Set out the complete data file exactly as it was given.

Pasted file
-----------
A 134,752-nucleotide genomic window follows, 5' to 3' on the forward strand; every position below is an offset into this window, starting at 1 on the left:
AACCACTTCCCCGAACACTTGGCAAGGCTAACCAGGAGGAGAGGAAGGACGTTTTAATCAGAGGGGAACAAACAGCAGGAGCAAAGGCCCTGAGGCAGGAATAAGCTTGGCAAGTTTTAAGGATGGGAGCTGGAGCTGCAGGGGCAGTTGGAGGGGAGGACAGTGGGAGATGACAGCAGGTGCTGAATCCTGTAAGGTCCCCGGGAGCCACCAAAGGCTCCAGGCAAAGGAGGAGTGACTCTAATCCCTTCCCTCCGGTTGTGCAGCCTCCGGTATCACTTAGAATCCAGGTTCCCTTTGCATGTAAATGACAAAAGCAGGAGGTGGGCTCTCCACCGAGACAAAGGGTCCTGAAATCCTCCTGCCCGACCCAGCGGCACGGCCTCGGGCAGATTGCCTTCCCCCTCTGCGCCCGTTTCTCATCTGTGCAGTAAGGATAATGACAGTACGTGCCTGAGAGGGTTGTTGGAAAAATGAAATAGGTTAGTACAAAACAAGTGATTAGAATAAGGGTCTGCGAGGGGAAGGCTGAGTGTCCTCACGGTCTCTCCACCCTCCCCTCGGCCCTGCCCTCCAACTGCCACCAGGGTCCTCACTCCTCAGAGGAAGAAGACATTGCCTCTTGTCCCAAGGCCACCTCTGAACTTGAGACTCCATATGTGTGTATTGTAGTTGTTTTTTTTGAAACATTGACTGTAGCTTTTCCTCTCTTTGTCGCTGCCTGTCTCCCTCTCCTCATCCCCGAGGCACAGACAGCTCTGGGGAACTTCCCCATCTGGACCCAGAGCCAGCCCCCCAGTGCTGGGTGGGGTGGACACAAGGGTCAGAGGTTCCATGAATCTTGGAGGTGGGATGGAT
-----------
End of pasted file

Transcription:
A 134,752-nucleotide genomic window follows, 5' to 3' on the forward strand; every position below is an offset into this window, starting at 1 on the left:
AACCACTTCCCCGAACACTTGGCAAGGCTAACCAGGAGGAGAGGAAGGACGTTTTAATCAGAGGGGAACAAACAGCAGGAGCAAAGGCCCTGAGGCAGGAATAAGCTTGGCAAGTTTTAAGGATGGGAGCTGGAGCTGCAGGGGCAGTTGGAGGGGAGGACAGTGGGAGATGACAGCAGGTGCTGAATCCTGTAAGGTCCCCGGGAGCCACCAAAGGCTCCAGGCAAAGGAGGAGTGACTCTAATCCCTTCCCTCCGGTTGTGCAGCCTCCGGTATCACTTAGAATCCAGGTTCCCTTTGCATGTAAATGACAAAAGCAGGAGGTGGGCTCTCCACCGAGACAAAGGGTCCTGAAATCCTCCTGCCCGACCCAGCGGCACGGCCTCGGGCAGATTGCCTTCCCCCTCTGCGCCCGTTTCTCATCTGTGCAGTAAGGATAATGACAGTACGTGCCTGAGAGGGTTGTTGGAAAAATGAAATAGGTTAGTACAAAACAAGTGATTAGAATAAGGGTCTGCGAGGGGAAGGCTGAGTGTCCTCACGGTCTCTCCACCCTCCCCTCGGCCCTGCCCTCCAACTGCCACCAGGGTCCTCACTCCTCAGAGGAAGAAGACATTGCCTCTTGTCCCAAGGCCACCTCTGAACTTGAGACTCCATATGTGTGTATTGTAGTTGTTTTTTTTGAAACATTGACTGTAGCTTTTCCTCTCTTTGTCGCTGCCTGTCTCCCTCTCCTCATCCCCGAGGCACAGACAGCTCTGGGGAACTTCCCCATCTGGACCCAGAGCCAGCCCCCCAGTGCTGGGTGGGGTGGACACAAGGGTCAGAGGTTCCATGAATCTTGGAGGTGGGATGGAT